Obesity susceptibility genes linked to insulin sensitivity
MedWire News: The SH2B adaptor protein 1 gene (SH2B1) previously shown to be associated with body mass index (BMI) is also associated with insulin sensitivity, show study findings.
In addition, two other BMI-susceptibility loci (neuronal growth regulator 1 [NEGR1] and mitochondrial carrier 1 [MTCH1]) may also play a role in sensitivity to insulin, say Tove Fall (Karolinska Institutet, Stockholm, Sweden) and colleagues.
"Genome-wide association studies have been very successful in identifying common genetic Type 2 diabetes loci and, to date 44 such loci have been identified," says the team. "However, the vast majority of these loci have been associated with β-cell dysfunction or are of unknown function, whereas the number of loci associated with insulin sensitivity is unexpectedly low, prompting further identification."
As it is well established that obesity and insulin resistance are highly correlated, the authors hypothesized that some loci that have been discovered as BMI-susceptibility loci may primarily act through an effect on insulin sensitivity.
To investigate, they evaluated available data for participants from the Uppsala Longitudinal Study of Adult Men. The study cohort comprised 926 men (aged 71 years) without diabetes, who underwent a euglycemic-hyperinsulinemic clamp and genotyping for 32 BMI-susceptibility loci.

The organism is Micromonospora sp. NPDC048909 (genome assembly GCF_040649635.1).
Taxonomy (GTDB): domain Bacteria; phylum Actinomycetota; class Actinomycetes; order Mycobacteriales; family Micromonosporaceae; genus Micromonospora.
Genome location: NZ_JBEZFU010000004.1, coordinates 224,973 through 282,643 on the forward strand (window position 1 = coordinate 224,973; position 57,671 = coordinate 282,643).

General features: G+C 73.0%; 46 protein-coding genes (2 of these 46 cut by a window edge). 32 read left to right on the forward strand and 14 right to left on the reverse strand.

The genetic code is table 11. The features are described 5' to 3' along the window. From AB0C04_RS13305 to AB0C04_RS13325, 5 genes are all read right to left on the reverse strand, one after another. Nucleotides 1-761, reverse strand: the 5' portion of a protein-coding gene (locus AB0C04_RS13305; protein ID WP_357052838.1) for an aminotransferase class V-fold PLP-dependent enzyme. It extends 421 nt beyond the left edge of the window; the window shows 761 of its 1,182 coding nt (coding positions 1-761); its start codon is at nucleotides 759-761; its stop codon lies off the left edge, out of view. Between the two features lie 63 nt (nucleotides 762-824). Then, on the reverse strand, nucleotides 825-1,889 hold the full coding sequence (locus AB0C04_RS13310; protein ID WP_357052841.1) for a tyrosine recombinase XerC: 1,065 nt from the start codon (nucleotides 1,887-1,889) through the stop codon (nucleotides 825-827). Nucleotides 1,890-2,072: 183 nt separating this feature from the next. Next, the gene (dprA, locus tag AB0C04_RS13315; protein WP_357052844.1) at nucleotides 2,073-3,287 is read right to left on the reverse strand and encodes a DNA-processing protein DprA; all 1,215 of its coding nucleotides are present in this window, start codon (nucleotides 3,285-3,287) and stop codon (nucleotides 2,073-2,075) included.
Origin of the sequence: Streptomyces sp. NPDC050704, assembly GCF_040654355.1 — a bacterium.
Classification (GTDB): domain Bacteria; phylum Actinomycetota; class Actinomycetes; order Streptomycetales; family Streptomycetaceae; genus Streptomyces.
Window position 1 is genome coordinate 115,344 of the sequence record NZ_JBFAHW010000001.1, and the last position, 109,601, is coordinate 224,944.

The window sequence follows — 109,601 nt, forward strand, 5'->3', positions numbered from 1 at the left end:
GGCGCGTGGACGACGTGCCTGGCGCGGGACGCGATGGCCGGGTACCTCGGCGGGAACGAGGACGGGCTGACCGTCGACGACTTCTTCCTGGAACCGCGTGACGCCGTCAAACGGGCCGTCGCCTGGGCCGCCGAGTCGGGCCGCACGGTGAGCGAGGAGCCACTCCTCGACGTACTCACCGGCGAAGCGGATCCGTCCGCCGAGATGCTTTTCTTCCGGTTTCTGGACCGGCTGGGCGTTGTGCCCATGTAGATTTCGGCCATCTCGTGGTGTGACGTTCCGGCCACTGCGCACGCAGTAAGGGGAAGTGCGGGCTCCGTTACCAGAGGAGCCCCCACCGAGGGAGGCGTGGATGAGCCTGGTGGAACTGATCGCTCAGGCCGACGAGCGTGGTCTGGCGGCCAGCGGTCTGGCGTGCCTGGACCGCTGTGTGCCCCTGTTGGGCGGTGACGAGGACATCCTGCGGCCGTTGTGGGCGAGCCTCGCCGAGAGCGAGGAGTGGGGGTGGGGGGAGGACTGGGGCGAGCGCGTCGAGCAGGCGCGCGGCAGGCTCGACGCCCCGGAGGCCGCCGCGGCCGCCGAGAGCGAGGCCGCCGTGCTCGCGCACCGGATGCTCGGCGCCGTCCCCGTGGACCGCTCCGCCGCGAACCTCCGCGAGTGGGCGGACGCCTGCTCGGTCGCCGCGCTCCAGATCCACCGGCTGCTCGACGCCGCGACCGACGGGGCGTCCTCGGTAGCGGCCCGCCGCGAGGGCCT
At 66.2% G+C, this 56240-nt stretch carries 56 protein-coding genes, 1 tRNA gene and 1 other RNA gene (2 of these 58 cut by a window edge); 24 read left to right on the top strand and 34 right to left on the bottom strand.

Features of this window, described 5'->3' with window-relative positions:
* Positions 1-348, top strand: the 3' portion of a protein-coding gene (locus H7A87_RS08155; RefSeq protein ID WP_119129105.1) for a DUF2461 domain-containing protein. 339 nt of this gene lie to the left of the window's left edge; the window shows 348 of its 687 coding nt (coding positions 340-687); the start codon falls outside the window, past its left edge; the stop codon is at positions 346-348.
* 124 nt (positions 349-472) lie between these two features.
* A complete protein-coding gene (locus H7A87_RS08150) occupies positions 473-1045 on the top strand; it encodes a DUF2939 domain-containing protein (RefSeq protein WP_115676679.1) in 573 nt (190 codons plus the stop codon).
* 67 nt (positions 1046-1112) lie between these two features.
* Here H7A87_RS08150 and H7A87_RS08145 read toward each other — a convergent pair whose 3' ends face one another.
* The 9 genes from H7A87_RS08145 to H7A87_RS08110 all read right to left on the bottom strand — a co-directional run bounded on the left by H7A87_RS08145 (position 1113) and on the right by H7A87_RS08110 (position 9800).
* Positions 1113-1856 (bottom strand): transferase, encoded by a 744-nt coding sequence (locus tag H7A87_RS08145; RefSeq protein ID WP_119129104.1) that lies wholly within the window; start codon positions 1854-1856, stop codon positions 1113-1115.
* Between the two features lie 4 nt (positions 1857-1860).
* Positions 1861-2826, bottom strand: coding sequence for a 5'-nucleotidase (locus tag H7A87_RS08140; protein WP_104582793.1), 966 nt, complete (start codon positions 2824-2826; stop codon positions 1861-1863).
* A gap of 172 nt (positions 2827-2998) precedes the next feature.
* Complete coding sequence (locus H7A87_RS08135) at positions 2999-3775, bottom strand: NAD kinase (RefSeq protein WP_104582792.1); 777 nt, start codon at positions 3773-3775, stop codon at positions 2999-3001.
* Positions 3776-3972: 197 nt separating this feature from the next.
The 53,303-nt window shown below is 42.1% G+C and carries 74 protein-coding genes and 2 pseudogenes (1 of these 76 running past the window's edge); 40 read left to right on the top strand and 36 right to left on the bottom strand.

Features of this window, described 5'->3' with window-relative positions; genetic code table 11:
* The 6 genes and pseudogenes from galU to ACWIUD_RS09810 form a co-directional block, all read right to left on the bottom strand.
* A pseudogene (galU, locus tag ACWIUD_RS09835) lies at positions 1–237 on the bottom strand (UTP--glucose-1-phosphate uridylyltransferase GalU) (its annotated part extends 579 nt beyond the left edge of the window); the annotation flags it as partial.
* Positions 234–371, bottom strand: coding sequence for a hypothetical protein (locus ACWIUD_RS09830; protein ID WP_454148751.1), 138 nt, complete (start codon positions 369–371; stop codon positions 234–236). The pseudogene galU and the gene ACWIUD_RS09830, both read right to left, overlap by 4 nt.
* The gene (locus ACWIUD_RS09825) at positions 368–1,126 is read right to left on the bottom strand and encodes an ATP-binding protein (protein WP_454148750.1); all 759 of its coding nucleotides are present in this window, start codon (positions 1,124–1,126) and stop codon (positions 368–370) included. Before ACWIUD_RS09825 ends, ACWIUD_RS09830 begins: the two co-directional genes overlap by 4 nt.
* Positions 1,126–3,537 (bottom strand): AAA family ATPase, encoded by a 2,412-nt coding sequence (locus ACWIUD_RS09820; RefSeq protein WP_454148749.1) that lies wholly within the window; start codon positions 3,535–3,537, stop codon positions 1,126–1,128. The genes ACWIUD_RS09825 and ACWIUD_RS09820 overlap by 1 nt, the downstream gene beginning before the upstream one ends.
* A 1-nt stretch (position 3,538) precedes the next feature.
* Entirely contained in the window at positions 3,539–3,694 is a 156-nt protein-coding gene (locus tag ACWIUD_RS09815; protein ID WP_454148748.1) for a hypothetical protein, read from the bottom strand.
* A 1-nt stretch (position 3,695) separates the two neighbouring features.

The team used linear regression modelling to assess the effects of these loci on the insulin sensitivity index (M/I ratio).
As reported in Diabetic Medicine, the investigators found that three single nucleotide polymorphisms (SNPs) in or near SH2B1, NEGR1, and MTCH2 were inversely related to insulin sensitivity, after adjusting for BMI. "The variance explained for M/I ratio of these three SNPs were 0.2 to 0.6% when added to a model including age and BMI," report the authors.
The team also performed an in silico replication by extracting results for the three SNPs from the Meta-analyses of Glucose and Insulin-related traits Consortium (MAGIC) analyses of homeostatic model assessment of insulin resistance (HOMA-IR). They discovered that the BMI-increasing allele of rs7359397 in SH2B1 also significantly increased HOMA-IR in the MAGIC data set. However, no such significant associations were observed for the NEGR1 and MTCH2 loci.
"The lack of replication of associations of the MCTH2 and NEGR1 loci could be attributable to a true null effect, or the quite low correlation of HOMA-IR to gold standard measurement of insulin sensitivity," write the researchers.
"Further studies are needed to identify additional loci involved in insulin sensitivity pathophysiology," they conclude.
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